Right. So I told my grandmother (whom I live with) that I would knit her a scarf and hat to match it, since she had a very nice cashmere scarf stolen from her last winter. Winters around the Chicagoland area can get really brutal, and if this winter is going to be as intense as our summer has been, we’re in for a hell of a winter (luckily, I’ll be down in Bloomington, but shhh).
So I went Ravelry cruising for a scarf and came up with one that looked pretty similar to the one she had last year. At this point, I kind of turn into a dumbass. The pattern says, moss stitch for six rows, then herringbone stitch until the scarf is long enough. Voila. And here’s me thinking, But how the hell do you do herringbone? Well. If I’d bothered to scroll down a page more, I would’ve found my answer. But me, being the independent person I am, decided to go out on the net to see how it’s done.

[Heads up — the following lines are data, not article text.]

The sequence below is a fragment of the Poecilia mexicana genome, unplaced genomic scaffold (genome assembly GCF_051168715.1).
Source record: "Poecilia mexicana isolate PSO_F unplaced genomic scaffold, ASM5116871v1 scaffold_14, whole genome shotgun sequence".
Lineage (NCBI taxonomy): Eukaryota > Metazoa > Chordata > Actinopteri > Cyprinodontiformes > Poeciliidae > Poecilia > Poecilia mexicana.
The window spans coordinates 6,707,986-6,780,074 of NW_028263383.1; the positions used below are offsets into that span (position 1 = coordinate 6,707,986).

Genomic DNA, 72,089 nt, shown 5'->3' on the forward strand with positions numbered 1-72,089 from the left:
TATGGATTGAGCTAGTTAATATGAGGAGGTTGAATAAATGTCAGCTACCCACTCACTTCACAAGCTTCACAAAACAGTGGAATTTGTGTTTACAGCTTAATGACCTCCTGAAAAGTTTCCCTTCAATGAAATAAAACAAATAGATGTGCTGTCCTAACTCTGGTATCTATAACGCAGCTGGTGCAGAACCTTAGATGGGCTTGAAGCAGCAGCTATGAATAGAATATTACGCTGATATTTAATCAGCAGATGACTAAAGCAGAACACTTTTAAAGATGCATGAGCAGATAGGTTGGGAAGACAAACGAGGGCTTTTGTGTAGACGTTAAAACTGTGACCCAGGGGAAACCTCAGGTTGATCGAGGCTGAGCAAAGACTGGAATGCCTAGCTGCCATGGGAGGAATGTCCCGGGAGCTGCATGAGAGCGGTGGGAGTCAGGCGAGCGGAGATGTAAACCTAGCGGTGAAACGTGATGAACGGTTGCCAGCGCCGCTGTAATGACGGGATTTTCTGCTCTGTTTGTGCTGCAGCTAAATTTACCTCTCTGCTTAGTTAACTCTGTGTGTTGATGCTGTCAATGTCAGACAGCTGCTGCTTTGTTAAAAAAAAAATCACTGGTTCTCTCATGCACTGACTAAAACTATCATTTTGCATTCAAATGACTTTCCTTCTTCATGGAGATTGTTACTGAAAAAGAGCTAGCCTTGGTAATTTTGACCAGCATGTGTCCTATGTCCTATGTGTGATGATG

Apparently, authorities differ.
I found four different explanations for herringbone stitch, and none of them were clear on how to actually freaking execute the thing. I’m a fairly visual person and so most of the time I need a video or to watch someone do what it is I’m trying to learn, and me reading about how to execute stitches is Bad News Bears. Oh, and for the record — WHAT is the difference between regular old herringbone and WOVEN herringbone?! Nobody bothered to tell me that either.
But, of course, when I returned to the pattern, frustrated out of my mind… I noticed that there were other pages. And the other pages told me how to do it, very clearly and concisely.
I am st00pid.
SO, for all of you who might be having the same kind of problem I am, here is a very good explanation for the herringbone stitch. Who knows if this is how you do “woven” herringbone or not. I don’t know the difference. Perhaps someone else does?
row 1: k2tog, k2, inc1, k2.
row 2: *p
row 3: k2, inc1, k2, k2tog.
row 4: *p
YOU MUST INCREASE AS FOLLOWS:
If you’re a throw knitter.
If you’re a Continental knitter.